How did I miss reading 1984? I have thought for years that I’ve read this book; that I read it in high school during the renewed interest at that point because the world had reached the actual year of 1984. But I am now thinking, that I had never read it before now because so much of it was unfamiliar to me.
The book, published in 1949, is a startling dystopia of a world destined to collapse individuality and purpose through mental as well as physical torture. Orwell’s vision of Big Brother exerting control through the use of “telescreens” must have been unnerving and unsettling to his readers in that generation. History is continually written, creating new realities that “fit” the vision set by “Big Brother” The power exerted by the unseen forces, leads Winston, the main character, to come to the conclusion that god is power.
I was particularly struck by the use and manipulation of language, through the practice of DoubleSpeak. The definition of Doublespeak is:
Doublespeak (sometimes called doubletalk) is any language that deliberately disguises, distorts, or reverses the meaning of words, resulting in a communication bypass. Doublespeak may take the form of euphemisms (e.g., “downsizing” for layoffs), intentional ambiguity, or the reversal of meaning (for example, calling war “peace”, or maintaining the status quo “change”)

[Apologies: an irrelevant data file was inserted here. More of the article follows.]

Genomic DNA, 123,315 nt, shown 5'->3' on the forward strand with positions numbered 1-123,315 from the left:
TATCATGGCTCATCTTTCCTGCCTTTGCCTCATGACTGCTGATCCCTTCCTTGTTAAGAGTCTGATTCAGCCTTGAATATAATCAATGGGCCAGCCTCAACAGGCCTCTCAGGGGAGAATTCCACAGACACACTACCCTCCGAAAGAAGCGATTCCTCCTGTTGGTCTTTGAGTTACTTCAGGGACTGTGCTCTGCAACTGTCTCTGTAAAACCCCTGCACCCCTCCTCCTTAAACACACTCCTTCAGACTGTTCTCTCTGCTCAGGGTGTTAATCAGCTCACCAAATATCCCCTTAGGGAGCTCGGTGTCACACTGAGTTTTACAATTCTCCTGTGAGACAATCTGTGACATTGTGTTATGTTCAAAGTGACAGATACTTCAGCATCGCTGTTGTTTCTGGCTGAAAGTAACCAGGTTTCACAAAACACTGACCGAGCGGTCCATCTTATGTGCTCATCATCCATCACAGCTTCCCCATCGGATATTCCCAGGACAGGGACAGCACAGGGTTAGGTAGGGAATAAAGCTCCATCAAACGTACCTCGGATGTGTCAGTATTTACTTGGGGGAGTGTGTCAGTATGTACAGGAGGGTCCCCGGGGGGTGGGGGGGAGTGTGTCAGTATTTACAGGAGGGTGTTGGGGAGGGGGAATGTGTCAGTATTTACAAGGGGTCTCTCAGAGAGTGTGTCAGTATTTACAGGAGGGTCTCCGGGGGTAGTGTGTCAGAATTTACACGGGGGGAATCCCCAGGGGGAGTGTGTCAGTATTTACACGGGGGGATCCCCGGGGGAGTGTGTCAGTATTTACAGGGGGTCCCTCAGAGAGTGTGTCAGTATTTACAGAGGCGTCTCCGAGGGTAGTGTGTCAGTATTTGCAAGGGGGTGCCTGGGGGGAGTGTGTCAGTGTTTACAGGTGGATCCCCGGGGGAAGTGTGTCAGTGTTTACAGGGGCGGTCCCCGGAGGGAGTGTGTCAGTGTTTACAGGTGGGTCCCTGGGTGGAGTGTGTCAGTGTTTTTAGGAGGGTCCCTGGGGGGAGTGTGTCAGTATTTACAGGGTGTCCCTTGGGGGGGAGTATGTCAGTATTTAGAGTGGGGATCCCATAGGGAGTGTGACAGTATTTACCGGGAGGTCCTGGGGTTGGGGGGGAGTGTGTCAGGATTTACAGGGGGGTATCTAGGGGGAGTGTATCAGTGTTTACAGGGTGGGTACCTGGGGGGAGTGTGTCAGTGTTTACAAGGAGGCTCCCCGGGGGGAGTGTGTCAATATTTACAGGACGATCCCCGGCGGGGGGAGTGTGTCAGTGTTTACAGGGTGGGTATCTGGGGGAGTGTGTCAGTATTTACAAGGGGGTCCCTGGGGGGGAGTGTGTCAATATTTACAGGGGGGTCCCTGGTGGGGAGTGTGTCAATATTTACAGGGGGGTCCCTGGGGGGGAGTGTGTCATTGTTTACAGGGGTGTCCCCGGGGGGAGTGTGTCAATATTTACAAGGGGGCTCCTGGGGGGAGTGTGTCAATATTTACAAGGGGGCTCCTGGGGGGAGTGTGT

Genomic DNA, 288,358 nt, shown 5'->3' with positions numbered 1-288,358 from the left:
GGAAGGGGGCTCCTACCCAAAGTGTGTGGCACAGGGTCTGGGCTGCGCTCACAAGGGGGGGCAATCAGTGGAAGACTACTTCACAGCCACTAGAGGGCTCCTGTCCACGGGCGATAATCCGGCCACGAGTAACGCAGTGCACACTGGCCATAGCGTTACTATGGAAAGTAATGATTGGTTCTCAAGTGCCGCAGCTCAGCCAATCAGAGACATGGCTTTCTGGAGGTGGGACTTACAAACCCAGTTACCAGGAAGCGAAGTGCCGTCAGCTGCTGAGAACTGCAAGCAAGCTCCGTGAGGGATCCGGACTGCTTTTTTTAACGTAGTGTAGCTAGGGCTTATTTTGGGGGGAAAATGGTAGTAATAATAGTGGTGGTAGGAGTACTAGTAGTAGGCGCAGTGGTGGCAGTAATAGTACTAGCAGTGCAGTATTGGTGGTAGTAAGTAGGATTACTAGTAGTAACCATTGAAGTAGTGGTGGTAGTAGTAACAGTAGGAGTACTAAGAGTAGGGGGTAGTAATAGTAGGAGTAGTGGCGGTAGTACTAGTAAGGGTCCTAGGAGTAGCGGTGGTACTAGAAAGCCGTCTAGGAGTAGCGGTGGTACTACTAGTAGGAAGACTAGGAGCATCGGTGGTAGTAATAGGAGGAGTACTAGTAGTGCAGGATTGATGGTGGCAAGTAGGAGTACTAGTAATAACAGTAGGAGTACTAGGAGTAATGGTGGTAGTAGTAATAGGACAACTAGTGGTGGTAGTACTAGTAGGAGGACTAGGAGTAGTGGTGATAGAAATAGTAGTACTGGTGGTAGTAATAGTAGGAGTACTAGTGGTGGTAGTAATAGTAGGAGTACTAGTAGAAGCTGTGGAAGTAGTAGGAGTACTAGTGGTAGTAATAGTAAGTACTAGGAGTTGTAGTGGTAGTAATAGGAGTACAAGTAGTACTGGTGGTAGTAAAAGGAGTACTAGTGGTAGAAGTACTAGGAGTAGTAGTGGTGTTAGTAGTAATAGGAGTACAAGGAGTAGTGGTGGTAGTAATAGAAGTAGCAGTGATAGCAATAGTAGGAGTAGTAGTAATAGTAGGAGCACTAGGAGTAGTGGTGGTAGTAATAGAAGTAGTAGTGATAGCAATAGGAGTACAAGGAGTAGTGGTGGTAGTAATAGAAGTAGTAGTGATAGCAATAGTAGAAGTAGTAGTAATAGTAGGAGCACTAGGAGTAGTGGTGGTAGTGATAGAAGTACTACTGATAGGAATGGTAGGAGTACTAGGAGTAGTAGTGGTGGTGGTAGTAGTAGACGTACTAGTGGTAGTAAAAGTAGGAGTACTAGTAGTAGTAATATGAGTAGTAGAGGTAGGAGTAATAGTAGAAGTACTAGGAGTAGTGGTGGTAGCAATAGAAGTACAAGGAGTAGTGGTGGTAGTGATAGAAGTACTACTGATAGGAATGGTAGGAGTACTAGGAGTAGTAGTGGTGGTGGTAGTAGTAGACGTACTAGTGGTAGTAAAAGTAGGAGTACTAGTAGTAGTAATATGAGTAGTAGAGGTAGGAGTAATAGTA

Language and words are powerful tools. To actively reverse the meaning of words in Doublespeak, nearly seems criminal to me, in itself. But that may be because of my love of words and language.
Is it a worthwhile read? Yes, most definitely. However I think the edge or shock value that it would produce in the 21st century is significantly lower, then the impact it had at the time of its publication. Still yet, it is a power statement of man’s quest for power and control.
Orwell writes “People simply disappeared, always during the night. Your name was removed from the registers, every record of everything you had ever done was wiped out, your one-time existence was denied and then forgotten. You were abolished, annihilated: vaporized was the usual word.”
In such a world, identity is lost. Life becomes a lengthy agony of fear and the sense of being hunted. To have your very existence denied and then the history of you, of your very soul and personhood obliterated is a hell that yields nothing except meaningless imitation of living.
That said, this book, in a way reminds me of a passage in Ecclesiastes 1:1-11. Solomon is lamenting the absence of contentment and purpose, though he has searched hard for fulfillment. In verse 11, in concludes his soliloquy by stating these words that come very close to summing up the reality in 1984:
“There is no remembrance of former things, nor will there be any remembrance of later things yet to be among those who come after”